Featured Invasive Plant - Lesser Celandine
The Weed Program's currently featured invasive plant is Lesser Celandine (Ficaria verna). It has recently been added to the Whatcom County Noxious Weed List as a Class "B" Noxious Weed. Surveys in Whatcom County in 2014 have mapped nearly 200 locations of this plant. Most of these locations were found growing in lawns and home landscaping.
Lesser celandine, also called fig buttercup, is a native of Europe and North Africa. It was initially introduced as a garden ornamental, but it has escaped cultivation and has created environmental problems across North America. It is now present in 22 states and 4 Canadian provinces and often recognized as invasive or noxious. Lesser celandine invades moist woodlands, fields, and creek banks, outcompeting native plants. It also has invaded several lawns and gardens in the Bellingham area. It grows densely very early in the spring, preventing other plants from sprouting. Although the foliage dies back by June, a dense network of underground roots and tubers remain, continuing to inhibit the growth of other plants. Lesser celandine reproduces by seed, bulblets and underground tubers. These bulblets and tubers can easily be spread when soil is disturbed or moved, so any control using digging by hand must be done very carefully and plants or soil must never go into the backyard compost. On creek banks plants are spread whenever floodwaters rise.When celandine is present in lawn areas, it may be spread by mowing equipment.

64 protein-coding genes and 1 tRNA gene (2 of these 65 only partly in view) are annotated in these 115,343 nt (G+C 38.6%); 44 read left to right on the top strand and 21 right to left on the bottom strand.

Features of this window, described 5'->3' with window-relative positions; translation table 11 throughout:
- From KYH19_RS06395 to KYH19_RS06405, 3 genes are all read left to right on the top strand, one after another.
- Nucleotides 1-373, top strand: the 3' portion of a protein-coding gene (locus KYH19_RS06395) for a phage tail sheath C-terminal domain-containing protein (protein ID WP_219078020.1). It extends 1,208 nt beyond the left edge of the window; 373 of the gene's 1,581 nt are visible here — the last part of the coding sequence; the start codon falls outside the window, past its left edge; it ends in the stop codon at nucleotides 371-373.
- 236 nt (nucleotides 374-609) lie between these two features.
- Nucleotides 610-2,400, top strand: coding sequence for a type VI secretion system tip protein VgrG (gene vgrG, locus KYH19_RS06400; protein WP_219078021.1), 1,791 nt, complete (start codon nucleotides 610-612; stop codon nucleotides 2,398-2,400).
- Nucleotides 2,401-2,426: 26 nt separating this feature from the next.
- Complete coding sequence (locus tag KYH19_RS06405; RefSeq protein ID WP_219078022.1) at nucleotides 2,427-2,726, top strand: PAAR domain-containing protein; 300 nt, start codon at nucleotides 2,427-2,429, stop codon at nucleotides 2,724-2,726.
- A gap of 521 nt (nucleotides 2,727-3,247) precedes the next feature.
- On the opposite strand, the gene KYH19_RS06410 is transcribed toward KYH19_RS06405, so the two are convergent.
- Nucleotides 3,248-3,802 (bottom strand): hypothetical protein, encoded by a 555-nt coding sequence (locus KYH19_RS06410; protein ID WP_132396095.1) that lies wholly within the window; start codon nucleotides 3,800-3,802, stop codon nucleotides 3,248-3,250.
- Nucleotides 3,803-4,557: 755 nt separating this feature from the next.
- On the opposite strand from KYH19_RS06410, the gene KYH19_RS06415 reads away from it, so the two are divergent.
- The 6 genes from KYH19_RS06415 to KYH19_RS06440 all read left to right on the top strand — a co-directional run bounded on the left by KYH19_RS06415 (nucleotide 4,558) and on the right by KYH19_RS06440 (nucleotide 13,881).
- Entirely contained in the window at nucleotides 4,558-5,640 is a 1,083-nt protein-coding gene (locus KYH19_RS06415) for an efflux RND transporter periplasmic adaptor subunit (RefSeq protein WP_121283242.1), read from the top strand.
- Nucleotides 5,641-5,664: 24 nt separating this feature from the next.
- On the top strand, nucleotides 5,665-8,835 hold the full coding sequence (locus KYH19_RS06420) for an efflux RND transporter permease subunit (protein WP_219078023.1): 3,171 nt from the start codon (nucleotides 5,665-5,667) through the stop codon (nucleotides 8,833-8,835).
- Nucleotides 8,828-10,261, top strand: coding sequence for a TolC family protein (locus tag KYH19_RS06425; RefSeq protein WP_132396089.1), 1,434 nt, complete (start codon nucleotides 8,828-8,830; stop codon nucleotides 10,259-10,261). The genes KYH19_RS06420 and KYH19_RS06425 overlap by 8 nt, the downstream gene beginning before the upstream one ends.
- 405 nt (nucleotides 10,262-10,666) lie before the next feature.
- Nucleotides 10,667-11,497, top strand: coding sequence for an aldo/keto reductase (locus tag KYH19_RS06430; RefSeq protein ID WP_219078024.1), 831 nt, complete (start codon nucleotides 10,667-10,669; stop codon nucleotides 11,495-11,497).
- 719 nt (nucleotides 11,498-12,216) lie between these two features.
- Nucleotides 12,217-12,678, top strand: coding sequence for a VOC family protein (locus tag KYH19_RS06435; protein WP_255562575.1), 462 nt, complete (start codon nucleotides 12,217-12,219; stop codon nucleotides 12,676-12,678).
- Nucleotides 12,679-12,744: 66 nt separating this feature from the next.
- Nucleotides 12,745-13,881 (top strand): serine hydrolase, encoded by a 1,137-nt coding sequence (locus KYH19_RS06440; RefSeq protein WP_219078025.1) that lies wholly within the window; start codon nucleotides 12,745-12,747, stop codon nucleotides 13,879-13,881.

Lesser celandine is related to buttercups. The plant has shiny, dark green leaves that are heart-shaped and up to 1.5 inches long. The plants are low growing, less than 1 foot high, and sprout very early in the spring. Where they are well established, the plants form a green “carpet”. Bright yellow flowers, about an inch in diameter, usually with 8 petals, are produced in March or April. The plants produce light colored bulblets along the aboveground portions of the stem (pictured above). The root system is composed of small fibrous tubers. By June, the above ground portions of the plant dies back, leaving bare ground.
Many varieties of lesser celandine are still sold as garden ornamentals, with flower color ranging from white to orange, and foliage ranging from green to bronze. While these plants may offer an enticing first burst of spring color, please do not bring them home with you. They are likely to go beyond any boundaries on your property and become invasive.
Information on how to manage Lesser Celandine can be found here. Please be on the lookout for this plant, as it will be in bloom starting in early March. If you find it growing on your property or elsewhere, please contact the Weed Board at 360-715-7470.
Weed Management Recommendations for:
More Weed Management Recommendations for additional species can be found on our Weed Fact Sheets page.